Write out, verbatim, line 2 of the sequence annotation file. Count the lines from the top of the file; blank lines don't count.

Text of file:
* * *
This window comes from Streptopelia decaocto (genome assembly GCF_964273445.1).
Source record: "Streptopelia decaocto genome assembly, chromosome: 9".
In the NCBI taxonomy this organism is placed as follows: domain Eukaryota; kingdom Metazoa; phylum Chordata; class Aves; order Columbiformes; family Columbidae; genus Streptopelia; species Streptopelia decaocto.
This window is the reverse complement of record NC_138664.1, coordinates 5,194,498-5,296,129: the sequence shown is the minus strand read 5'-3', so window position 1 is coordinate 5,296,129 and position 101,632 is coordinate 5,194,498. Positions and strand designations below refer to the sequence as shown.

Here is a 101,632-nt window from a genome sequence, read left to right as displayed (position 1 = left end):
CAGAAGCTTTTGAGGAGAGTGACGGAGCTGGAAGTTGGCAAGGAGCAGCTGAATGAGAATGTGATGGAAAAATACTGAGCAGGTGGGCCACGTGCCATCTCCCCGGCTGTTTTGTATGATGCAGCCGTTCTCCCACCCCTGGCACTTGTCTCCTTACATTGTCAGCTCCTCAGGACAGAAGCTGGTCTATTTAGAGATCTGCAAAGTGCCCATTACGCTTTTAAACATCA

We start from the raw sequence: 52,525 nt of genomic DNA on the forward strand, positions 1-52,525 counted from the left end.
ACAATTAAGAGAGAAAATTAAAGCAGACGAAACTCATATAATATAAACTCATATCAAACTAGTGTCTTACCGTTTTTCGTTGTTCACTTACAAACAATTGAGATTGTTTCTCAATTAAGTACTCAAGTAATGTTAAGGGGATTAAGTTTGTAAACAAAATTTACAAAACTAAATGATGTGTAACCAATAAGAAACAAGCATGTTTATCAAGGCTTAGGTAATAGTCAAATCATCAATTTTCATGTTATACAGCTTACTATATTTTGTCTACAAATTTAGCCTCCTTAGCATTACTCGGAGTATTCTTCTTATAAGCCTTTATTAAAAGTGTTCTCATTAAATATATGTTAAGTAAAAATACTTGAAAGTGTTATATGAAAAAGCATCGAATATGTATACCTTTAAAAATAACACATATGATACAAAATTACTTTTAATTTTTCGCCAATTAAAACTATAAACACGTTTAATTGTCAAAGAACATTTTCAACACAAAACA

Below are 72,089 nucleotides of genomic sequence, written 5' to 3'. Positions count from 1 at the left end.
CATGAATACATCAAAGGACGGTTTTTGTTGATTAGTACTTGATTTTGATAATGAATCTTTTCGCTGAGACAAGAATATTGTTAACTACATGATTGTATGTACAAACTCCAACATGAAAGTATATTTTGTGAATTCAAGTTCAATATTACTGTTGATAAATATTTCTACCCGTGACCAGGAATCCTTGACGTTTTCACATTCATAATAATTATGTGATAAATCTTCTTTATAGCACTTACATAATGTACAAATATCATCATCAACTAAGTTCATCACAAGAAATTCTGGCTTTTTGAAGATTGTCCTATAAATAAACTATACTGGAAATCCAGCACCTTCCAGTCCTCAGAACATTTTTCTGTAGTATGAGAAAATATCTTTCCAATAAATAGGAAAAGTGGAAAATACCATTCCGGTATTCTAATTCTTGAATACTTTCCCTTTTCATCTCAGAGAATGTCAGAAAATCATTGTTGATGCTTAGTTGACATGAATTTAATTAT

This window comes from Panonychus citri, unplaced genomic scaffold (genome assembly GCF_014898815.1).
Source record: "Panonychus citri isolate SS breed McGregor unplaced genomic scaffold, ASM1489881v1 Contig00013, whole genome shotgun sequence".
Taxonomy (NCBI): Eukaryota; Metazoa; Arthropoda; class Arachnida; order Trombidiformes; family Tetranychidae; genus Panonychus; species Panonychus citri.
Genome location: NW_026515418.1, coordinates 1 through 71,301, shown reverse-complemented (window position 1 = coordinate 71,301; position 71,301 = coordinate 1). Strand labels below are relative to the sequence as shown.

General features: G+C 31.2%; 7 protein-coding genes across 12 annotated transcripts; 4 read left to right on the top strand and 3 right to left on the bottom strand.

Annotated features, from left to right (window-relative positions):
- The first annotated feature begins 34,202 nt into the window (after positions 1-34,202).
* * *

Source record: "Streptopelia decaocto genome assembly, chromosome: 9".